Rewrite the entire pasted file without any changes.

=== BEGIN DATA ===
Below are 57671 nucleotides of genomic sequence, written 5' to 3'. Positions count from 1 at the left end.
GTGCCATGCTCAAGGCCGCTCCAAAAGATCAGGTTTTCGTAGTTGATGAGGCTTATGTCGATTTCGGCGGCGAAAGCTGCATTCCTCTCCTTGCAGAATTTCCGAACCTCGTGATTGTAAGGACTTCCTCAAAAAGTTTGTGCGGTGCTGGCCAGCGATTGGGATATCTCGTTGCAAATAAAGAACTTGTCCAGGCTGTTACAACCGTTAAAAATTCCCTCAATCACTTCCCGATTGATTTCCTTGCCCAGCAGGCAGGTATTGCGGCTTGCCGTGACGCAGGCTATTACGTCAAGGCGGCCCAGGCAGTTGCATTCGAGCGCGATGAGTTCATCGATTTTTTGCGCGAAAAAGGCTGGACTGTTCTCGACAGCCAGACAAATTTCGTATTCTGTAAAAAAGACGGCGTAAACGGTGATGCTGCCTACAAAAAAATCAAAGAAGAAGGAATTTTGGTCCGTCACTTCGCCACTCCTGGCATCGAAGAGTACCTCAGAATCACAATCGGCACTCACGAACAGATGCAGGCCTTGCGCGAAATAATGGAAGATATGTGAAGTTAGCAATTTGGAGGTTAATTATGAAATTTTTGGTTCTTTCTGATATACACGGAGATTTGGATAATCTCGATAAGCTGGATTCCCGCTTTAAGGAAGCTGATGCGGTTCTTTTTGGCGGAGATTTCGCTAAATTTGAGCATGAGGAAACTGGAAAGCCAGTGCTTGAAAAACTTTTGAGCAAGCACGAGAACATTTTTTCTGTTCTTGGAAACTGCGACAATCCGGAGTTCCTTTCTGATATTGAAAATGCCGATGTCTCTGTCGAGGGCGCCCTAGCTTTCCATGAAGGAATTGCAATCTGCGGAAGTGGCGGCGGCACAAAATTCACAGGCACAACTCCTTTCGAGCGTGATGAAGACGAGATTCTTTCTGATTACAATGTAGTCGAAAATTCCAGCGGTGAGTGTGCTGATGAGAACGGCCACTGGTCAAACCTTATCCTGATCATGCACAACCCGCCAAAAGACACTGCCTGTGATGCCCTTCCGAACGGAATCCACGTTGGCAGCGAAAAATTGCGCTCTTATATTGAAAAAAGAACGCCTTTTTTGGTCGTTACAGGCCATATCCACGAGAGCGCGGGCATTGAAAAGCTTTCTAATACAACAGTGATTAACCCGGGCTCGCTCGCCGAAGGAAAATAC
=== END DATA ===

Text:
Below are 57671 nucleotides of genomic sequence, written 5' to 3'. Positions count from 1 at the left end.
GTGCCATGCTCAAGGCCGCTCCAAAAGATCAGGTTTTCGTAGTTGATGAGGCTTATGTCGATTTCGGCGGCGAAAGCTGCATTCCTCTCCTTGCAGAATTTCCGAACCTCGTGATTGTAAGGACTTCCTCAAAAAGTTTGTGCGGTGCTGGCCAGCGATTGGGATATCTCGTTGCAAATAAAGAACTTGTCCAGGCTGTTACAACCGTTAAAAATTCCCTCAATCACTTCCCGATTGATTTCCTTGCCCAGCAGGCAGGTATTGCGGCTTGCCGTGACGCAGGCTATTACGTCAAGGCGGCCCAGGCAGTTGCATTCGAGCGCGATGAGTTCATCGATTTTTTGCGCGAAAAAGGCTGGACTGTTCTCGACAGCCAGACAAATTTCGTATTCTGTAAAAAAGACGGCGTAAACGGTGATGCTGCCTACAAAAAAATCAAAGAAGAAGGAATTTTGGTCCGTCACTTCGCCACTCCTGGCATCGAAGAGTACCTCAGAATCACAATCGGCACTCACGAACAGATGCAGGCCTTGCGCGAAATAATGGAAGATATGTGAAGTTAGCAATTTGGAGGTTAATTATGAAATTTTTGGTTCTTTCTGATATACACGGAGATTTGGATAATCTCGATAAGCTGGATTCCCGCTTTAAGGAAGCTGATGCGGTTCTTTTTGGCGGAGATTTCGCTAAATTTGAGCATGAGGAAACTGGAAAGCCAGTGCTTGAAAAACTTTTGAGCAAGCACGAGAACATTTTTTCTGTTCTTGGAAACTGCGACAATCCGGAGTTCCTTTCTGATATTGAAAATGCCGATGTCTCTGTCGAGGGCGCCCTAGCTTTCCATGAAGGAATTGCAATCTGCGGAAGTGGCGGCGGCACAAAATTCACAGGCACAACTCCTTTCGAGCGTGATGAAGACGAGATTCTTTCTGATTACAATGTAGTCGAAAATTCCAGCGGTGAGTGTGCTGATGAGAACGGCCACTGGTCAAACCTTATCCTGATCATGCACAACCCGCCAAAAGACACTGCCTGTGATGCCCTTCCGAACGGAATCCACGTTGGCAGCGAAAAATTGCGCTCTTATATTGAAAAAAGAACGCCTTTTTTGGTCGTTACAGGCCATATCCACGAGAGCGCGGGCATTGAAAAGCTTTCTAATACAACAGTGATTAACCCGGGCTCGCTCGCCGAAGGAAAATAC